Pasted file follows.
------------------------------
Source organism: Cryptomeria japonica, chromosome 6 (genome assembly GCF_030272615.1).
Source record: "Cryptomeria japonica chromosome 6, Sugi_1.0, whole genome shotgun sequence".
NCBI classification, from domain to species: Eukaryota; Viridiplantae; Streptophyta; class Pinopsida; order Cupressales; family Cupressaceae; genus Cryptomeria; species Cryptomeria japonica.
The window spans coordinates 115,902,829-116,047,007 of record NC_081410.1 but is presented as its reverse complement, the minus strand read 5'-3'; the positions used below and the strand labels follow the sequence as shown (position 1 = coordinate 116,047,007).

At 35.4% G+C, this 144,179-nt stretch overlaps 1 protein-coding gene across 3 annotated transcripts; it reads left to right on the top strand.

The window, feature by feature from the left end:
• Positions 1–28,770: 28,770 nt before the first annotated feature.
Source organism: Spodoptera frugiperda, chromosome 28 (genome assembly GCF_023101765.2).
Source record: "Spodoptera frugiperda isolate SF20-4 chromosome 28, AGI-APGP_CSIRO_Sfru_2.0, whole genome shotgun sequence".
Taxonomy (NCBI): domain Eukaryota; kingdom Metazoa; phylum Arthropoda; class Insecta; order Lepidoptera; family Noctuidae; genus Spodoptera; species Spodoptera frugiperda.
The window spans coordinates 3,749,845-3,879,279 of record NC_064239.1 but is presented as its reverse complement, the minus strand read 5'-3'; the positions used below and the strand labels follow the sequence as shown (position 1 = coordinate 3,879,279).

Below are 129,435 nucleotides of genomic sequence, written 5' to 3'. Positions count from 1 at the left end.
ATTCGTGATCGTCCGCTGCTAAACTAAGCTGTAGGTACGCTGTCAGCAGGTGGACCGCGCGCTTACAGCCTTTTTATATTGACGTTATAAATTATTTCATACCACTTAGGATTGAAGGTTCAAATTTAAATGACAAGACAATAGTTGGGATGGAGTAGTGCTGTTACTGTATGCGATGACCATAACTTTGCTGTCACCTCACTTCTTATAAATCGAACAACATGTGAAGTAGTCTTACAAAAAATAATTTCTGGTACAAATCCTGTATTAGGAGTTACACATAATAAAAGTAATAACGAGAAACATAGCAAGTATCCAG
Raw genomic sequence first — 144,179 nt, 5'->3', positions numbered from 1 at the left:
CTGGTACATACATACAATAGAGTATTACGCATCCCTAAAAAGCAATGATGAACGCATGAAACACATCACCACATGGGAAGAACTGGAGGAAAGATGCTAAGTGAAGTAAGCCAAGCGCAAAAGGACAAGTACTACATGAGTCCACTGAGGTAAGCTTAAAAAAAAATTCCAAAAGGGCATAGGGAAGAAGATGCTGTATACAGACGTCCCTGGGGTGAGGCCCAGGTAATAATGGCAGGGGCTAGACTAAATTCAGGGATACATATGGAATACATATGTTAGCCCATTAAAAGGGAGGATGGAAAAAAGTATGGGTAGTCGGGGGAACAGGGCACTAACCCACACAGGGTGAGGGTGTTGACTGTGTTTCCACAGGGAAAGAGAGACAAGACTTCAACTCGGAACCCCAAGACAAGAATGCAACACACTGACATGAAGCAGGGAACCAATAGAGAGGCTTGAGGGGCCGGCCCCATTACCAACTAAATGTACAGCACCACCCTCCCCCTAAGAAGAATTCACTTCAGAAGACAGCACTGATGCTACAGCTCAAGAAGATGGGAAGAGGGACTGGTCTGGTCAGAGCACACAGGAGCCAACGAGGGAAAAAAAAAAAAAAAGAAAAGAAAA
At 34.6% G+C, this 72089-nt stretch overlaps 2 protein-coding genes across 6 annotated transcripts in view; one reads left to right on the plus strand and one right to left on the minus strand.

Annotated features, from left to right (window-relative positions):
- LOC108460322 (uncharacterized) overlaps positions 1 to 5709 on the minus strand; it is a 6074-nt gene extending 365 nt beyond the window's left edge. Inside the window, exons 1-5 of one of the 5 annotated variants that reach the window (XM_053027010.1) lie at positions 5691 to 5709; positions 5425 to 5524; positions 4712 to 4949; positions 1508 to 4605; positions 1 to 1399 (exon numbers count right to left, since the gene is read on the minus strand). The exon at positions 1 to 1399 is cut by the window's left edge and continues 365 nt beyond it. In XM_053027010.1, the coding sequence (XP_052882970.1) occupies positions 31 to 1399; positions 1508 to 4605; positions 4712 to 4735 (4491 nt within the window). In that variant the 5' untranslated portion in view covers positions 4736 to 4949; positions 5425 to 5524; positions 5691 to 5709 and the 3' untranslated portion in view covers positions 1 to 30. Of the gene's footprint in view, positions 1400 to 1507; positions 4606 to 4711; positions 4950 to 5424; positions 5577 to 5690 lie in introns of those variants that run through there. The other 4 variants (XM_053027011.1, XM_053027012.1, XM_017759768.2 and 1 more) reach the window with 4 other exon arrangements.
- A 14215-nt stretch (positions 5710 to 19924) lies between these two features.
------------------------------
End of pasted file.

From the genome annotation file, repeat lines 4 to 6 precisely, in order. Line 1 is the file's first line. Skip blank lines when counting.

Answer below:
The window spans coordinates 115,902,829-116,047,007 of record NC_081410.1 but is presented as its reverse complement, the minus strand read 5'-3'; the positions used below and the strand labels follow the sequence as shown (position 1 = coordinate 116,047,007).

At 35.4% G+C, this 144,179-nt stretch overlaps 1 protein-coding gene across 3 annotated transcripts; it reads left to right on the top strand.

The window, feature by feature from the left end: